Chapter 14: Overcoming distrust: How state-owned enterprises adapt their foreign entries to institutional pressures abroad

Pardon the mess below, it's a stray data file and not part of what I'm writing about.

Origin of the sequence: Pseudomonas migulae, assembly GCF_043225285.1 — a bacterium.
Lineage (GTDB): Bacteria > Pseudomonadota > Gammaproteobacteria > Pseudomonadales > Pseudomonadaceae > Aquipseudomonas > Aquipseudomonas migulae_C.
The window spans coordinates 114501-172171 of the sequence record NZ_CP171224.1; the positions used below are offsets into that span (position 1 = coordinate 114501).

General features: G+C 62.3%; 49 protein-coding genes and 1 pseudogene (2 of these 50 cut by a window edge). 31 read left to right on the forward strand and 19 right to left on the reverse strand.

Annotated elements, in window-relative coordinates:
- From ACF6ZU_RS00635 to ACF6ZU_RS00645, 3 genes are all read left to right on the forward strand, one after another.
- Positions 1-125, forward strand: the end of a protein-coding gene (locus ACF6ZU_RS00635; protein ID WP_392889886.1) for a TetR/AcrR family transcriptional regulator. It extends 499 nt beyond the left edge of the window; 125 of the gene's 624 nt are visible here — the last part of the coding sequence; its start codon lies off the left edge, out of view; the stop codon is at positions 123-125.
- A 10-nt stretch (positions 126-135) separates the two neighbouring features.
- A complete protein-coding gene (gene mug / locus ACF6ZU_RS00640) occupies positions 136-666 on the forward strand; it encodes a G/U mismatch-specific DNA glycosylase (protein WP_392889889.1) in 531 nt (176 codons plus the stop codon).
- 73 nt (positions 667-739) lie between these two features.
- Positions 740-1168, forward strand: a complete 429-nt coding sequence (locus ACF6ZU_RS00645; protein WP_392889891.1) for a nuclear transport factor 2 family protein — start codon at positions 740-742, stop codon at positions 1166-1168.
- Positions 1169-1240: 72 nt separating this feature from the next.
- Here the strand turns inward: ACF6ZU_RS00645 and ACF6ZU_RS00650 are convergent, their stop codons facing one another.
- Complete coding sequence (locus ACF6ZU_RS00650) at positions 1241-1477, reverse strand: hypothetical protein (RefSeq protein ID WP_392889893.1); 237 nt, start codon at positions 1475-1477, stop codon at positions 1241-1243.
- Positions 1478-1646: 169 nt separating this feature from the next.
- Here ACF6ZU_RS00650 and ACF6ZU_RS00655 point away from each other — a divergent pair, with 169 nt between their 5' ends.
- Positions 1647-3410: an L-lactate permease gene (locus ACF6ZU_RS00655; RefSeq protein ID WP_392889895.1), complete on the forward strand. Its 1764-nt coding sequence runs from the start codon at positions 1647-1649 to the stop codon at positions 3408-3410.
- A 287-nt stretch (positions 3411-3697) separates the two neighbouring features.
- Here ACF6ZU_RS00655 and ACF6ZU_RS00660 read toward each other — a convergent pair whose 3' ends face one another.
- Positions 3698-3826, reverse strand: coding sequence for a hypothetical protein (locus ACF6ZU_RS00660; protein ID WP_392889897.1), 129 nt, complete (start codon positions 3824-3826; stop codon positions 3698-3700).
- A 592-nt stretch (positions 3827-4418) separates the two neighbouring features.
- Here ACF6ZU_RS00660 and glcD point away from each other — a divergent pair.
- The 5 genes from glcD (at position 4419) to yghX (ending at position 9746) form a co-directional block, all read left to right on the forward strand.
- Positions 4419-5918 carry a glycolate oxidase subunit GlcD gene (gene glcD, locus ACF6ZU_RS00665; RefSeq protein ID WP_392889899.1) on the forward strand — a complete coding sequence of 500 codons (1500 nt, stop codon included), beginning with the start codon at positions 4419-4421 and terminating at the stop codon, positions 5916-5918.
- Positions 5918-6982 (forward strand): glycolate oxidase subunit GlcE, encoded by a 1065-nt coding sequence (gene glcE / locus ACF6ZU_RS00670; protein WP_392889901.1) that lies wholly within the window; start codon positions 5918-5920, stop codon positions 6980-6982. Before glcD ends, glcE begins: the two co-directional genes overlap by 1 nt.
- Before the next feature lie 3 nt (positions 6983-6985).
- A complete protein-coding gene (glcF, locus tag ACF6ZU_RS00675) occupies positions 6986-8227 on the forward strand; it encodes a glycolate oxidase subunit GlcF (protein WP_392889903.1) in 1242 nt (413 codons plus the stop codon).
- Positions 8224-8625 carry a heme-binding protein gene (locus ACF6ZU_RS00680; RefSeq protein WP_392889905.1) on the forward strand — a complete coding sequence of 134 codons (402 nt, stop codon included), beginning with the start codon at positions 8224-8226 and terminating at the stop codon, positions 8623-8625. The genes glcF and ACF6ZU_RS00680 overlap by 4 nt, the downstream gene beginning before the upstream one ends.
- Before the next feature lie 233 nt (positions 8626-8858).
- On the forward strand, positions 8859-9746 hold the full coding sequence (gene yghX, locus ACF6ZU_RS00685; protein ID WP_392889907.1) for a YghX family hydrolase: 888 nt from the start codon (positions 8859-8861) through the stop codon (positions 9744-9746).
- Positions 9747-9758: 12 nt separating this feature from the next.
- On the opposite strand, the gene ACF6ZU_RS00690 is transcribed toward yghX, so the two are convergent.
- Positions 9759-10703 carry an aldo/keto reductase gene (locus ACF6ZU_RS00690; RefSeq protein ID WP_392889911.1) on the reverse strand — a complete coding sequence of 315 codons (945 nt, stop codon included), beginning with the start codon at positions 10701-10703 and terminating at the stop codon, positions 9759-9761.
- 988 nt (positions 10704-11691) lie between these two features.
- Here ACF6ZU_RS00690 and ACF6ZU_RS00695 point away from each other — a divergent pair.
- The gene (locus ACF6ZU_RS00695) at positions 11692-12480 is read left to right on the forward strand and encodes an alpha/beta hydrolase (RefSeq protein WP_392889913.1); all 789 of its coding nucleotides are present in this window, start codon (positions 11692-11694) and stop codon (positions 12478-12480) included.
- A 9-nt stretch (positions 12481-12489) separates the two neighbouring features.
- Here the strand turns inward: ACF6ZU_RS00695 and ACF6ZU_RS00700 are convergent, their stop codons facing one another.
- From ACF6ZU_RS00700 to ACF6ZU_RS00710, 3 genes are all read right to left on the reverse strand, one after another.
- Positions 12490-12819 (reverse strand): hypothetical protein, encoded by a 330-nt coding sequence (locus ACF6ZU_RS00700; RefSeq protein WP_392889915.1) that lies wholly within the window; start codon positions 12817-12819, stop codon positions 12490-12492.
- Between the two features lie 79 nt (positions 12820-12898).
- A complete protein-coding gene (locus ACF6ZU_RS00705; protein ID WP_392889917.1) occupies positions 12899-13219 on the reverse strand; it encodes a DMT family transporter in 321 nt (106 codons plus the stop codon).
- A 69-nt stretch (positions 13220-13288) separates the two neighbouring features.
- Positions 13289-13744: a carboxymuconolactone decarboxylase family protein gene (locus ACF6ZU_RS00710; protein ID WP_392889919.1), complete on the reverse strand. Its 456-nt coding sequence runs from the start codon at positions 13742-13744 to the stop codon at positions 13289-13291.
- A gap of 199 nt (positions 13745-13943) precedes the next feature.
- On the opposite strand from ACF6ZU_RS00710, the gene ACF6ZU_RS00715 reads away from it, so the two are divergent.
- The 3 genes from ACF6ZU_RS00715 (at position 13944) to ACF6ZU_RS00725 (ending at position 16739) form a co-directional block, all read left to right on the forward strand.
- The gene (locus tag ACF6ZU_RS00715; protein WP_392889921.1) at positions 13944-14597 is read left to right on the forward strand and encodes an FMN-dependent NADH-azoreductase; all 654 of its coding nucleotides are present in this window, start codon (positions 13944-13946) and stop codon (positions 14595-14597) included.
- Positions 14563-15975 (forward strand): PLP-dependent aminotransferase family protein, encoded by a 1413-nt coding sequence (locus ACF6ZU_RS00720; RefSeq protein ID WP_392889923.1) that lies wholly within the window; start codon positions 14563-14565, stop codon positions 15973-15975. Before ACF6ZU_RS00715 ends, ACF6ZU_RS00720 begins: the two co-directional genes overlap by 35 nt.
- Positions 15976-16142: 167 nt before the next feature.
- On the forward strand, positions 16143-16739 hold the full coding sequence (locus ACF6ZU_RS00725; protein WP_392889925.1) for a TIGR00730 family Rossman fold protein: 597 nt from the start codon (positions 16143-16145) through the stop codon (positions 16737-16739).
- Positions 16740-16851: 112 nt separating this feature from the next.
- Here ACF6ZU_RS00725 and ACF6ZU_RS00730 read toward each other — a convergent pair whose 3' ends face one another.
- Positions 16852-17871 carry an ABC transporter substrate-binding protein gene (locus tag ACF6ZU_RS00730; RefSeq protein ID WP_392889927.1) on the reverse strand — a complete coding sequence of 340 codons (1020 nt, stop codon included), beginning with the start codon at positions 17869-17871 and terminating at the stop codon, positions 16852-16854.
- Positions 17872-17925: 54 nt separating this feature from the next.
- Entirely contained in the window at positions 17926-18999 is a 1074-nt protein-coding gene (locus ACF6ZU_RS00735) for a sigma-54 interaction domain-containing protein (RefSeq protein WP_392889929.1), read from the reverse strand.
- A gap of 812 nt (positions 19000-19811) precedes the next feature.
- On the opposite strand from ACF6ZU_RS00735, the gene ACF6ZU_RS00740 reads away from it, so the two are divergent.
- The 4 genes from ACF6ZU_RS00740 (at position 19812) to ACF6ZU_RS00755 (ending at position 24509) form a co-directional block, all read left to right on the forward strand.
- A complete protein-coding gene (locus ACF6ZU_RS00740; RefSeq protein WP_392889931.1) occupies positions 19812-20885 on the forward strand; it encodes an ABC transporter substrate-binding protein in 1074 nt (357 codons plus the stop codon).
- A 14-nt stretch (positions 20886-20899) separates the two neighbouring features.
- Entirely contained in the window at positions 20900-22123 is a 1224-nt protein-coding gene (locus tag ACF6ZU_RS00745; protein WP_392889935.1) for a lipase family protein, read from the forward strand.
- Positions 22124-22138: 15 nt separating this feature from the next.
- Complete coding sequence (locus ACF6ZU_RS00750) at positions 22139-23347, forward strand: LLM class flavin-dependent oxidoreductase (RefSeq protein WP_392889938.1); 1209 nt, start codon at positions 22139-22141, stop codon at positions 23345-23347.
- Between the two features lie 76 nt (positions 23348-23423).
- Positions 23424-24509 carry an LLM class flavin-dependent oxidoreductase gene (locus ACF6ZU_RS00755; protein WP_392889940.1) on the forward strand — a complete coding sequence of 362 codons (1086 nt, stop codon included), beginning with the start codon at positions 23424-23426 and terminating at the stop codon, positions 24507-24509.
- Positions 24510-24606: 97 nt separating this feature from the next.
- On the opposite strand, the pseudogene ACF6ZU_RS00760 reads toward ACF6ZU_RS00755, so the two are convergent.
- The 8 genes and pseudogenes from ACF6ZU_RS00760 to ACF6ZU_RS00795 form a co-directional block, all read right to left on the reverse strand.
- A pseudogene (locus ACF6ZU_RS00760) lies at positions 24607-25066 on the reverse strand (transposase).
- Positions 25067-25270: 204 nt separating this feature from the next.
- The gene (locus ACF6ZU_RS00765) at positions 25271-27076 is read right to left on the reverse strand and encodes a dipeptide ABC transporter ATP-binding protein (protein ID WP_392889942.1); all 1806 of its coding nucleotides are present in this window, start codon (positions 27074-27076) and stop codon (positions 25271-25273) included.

State-owned (SO) enterprises are subject to more complex institutional pressures in host countries than private firms. These institutional pressures arise from a weak legitimacy of “state ownership” in some countries, which arises from a combination of ideological conflicts, perceived threats to national security, and claimed unfair competitive advantage due to support by the home country government. These institutional pressures directed specifically at SO firms induce them to adapt their foreign entry strategies to reduce potential conflicts and to enhance their legitimacy. Testing hypotheses derived from this theoretical argument for subsidiaries of listed Chinese firms, we find that SO firms adapt mode and control decisions differently from private firms to the conditions in host countries, and these differences are larger where pressures for legitimacy on SO firms are stronger. These findings not only extend institutional theory to better explain differential effects on different entrants to an organizational field, but demonstrate how foreign investors of idiosyncratic origins may proactively build legitimacy in host societies.
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